3
$\begingroup$

Vascular plants have vascular tissues that passively allow water and nutrients to flow up between the different organs of the plant. Could a similar tissue be useful alongside animal tissues? It seems like it should work, as this extra transport method would be very useful in extending the range of nutrients from blood vessels, but I may have missed some flaw

Are there any issues with vascular tissue existing in animals?

$\endgroup$
5
  • 5
    $\begingroup$ animals already have vascular tissue, arteries, veins, lymph ducts. $\endgroup$
    – John
    Commented Sep 18, 2021 at 22:41
  • 1
    $\begingroup$ @John the circulatory system is not like plant vascular tissue, and is not a distinct tissue type $\endgroup$ Commented Sep 18, 2021 at 22:43
  • 3
    $\begingroup$ and how exactly do you think it is different? keep in mind the vast spectrum of circulatory systems in animals. also vascular tissue is a an animal tissue type $\endgroup$
    – John
    Commented Sep 18, 2021 at 23:04
  • $\begingroup$ "This extra transport method would be very useful in extending the range of nutrients from blood vessels": assumes facts not in evidence. It what way would vessels made of different materials have any influence on the contents of the fluid circulating in those vessels? (Unless you mean the mode of propulsion by cohesion-tension of the raw sap in xylem vessels. But that has nothing to do with the vessels themselves, which are just dumb pipes.) $\endgroup$
    – AlexP
    Commented Sep 19, 2021 at 0:52
  • $\begingroup$ Now this is an interesting question! A proper geopoetical query! $\endgroup$
    – elemtilas
    Commented Sep 19, 2021 at 4:41

2 Answers 2

0
$\begingroup$

Neither Plant Nor Animal...

Some preliminaries:

  1. Typical animal vascular systems are active -- some kind of muscular body pushes fluid throughout the animal's body via some kind vascular system
  2. Typical plant vascular systems are passive -- the tubes that draw fluid in from the earth are open at the top there's some kind of pressure differential that draws the fluid up. Presumably with hanging plants, gravity plays a role too.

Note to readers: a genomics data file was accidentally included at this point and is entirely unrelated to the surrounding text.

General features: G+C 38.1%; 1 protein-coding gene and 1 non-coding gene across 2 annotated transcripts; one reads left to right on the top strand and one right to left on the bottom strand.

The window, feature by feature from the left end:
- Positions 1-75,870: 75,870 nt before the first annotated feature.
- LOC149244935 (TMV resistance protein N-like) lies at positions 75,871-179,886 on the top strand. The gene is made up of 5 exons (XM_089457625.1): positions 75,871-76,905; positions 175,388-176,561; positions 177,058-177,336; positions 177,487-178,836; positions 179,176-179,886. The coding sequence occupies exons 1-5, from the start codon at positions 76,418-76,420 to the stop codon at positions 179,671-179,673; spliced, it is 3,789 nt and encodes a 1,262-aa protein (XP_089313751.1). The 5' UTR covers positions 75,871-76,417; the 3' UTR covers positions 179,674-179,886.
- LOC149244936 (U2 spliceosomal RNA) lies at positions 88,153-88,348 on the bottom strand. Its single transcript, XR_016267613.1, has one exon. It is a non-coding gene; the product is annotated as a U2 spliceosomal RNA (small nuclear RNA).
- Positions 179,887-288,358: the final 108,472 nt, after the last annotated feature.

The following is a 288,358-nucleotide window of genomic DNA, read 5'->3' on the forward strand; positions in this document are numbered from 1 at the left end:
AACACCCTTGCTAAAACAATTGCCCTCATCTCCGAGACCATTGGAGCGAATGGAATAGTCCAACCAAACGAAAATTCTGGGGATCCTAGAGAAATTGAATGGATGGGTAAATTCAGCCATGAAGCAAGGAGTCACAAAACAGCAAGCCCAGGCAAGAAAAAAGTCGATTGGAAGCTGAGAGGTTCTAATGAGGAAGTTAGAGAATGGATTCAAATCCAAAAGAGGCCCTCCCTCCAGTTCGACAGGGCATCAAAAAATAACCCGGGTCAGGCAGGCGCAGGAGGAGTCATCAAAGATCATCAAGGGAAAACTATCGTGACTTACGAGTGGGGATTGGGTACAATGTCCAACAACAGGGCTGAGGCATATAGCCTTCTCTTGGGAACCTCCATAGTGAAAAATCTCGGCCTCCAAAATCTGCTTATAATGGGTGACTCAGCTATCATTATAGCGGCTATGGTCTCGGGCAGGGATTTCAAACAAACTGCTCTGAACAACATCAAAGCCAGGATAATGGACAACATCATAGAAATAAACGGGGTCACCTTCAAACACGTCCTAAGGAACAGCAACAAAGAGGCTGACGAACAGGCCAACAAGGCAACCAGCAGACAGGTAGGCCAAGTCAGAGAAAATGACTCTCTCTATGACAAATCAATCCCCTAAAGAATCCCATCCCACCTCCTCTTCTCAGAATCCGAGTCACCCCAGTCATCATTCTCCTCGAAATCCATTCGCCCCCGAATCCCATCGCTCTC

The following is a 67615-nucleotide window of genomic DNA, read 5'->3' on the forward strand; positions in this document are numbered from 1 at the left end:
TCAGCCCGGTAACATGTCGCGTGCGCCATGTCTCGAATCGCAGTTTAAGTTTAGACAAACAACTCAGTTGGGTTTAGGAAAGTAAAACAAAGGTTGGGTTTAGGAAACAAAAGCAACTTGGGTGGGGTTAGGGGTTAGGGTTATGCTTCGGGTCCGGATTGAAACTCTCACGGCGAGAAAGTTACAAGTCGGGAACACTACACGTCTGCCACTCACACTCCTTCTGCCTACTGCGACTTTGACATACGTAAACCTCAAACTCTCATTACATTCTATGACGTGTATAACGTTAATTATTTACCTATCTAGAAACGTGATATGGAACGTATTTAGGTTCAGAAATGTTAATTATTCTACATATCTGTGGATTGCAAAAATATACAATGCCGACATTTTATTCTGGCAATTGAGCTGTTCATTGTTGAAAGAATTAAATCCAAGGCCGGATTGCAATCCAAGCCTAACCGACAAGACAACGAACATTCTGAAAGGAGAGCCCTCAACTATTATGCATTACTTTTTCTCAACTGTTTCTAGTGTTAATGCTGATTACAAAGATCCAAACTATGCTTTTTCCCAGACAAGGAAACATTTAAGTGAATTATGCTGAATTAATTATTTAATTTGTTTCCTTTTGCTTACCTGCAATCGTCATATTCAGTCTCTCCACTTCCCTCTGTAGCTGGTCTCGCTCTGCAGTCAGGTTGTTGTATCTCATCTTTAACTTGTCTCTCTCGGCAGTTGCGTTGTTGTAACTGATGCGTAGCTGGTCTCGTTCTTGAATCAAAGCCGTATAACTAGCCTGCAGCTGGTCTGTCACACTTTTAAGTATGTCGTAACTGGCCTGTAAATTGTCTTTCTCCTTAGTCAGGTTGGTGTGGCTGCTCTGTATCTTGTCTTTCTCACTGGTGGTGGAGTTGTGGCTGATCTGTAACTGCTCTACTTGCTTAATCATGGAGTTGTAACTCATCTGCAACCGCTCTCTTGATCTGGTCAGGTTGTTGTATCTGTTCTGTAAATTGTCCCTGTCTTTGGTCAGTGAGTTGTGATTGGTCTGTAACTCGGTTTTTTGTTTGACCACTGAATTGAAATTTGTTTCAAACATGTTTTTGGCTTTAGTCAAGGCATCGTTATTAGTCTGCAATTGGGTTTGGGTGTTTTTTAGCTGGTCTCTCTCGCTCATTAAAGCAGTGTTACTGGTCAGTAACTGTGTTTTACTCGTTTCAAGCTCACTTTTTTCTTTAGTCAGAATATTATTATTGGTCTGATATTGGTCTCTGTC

Two questions:

  1. Will it work? One of your questions is essentially one of function. I concur with you that there is no real reason it shouldn't work. If it's there in the creature, it will function. It'll function because it's there. It's just a matter of evolving a system of vascular tissue that doesn't rely on an active pump to do its work, and that is happily outside the scope of your question! I could see this kind of system evolving in a plantimal, a kingdom of living being that is neither plant nor animal but combines traits and characteristics of both. I could see a passive vascular system evolving to become a thermoregulation device. Perhaps a warm water reservoir in the core could be connected to a passive vasculature that would slowly bleed off the water and its heat. I could see it being used in a very plant-like way of getting certain nutrients directly from the soil through rootlike "hairs" on the plantimal's limbs.
  2. Will it be of benefit? The other question speaks to utility. Nature seems to abhor useless structures. Obviously, if some kind of lifeform had two different kinds of vascular system, there must be a good reason for it, and it must be of some kind of benefit. The real question becomes, then, not "will it benefit" but rather "who would it benefit?"